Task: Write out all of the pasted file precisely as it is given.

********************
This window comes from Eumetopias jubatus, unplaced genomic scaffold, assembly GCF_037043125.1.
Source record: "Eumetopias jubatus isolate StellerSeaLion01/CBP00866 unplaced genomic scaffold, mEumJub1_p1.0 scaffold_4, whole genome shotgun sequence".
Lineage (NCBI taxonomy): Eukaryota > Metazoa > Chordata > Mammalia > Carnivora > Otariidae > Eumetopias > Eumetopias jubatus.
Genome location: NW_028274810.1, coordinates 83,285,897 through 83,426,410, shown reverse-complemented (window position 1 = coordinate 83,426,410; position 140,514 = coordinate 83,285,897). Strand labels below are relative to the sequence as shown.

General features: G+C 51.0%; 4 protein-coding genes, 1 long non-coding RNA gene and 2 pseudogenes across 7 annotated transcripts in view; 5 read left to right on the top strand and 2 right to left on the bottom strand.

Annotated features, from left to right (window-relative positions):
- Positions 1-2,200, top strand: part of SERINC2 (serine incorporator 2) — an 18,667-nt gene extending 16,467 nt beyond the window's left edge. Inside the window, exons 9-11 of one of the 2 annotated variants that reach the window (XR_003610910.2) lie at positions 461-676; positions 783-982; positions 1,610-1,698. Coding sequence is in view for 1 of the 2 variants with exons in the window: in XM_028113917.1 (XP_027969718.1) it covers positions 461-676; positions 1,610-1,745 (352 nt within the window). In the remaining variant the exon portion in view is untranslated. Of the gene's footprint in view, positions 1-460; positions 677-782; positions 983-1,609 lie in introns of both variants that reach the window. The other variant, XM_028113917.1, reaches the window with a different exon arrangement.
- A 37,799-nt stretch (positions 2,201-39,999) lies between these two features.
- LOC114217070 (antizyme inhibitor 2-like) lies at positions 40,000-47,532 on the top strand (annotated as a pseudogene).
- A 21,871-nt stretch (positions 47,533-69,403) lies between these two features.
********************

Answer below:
This window comes from Eumetopias jubatus, unplaced genomic scaffold, assembly GCF_037043125.1.
Source record: "Eumetopias jubatus isolate StellerSeaLion01/CBP00866 unplaced genomic scaffold, mEumJub1_p1.0 scaffold_4, whole genome shotgun sequence".
Lineage (NCBI taxonomy): Eukaryota > Metazoa > Chordata > Mammalia > Carnivora > Otariidae > Eumetopias > Eumetopias jubatus.
Genome location: NW_028274810.1, coordinates 83,285,897 through 83,426,410, shown reverse-complemented (window position 1 = coordinate 83,426,410; position 140,514 = coordinate 83,285,897). Strand labels below are relative to the sequence as shown.

General features: G+C 51.0%; 4 protein-coding genes, 1 long non-coding RNA gene and 2 pseudogenes across 7 annotated transcripts in view; 5 read left to right on the top strand and 2 right to left on the bottom strand.

Annotated features, from left to right (window-relative positions):
- Positions 1-2,200, top strand: part of SERINC2 (serine incorporator 2) — an 18,667-nt gene extending 16,467 nt beyond the window's left edge. Inside the window, exons 9-11 of one of the 2 annotated variants that reach the window (XR_003610910.2) lie at positions 461-676; positions 783-982; positions 1,610-1,698. Coding sequence is in view for 1 of the 2 variants with exons in the window: in XM_028113917.1 (XP_027969718.1) it covers positions 461-676; positions 1,610-1,745 (352 nt within the window). In the remaining variant the exon portion in view is untranslated. Of the gene's footprint in view, positions 1-460; positions 677-782; positions 983-1,609 lie in introns of both variants that reach the window. The other variant, XM_028113917.1, reaches the window with a different exon arrangement.
- A 37,799-nt stretch (positions 2,201-39,999) lies between these two features.
- LOC114217070 (antizyme inhibitor 2-like) lies at positions 40,000-47,532 on the top strand (annotated as a pseudogene).
- A 21,871-nt stretch (positions 47,533-69,403) lies between these two features.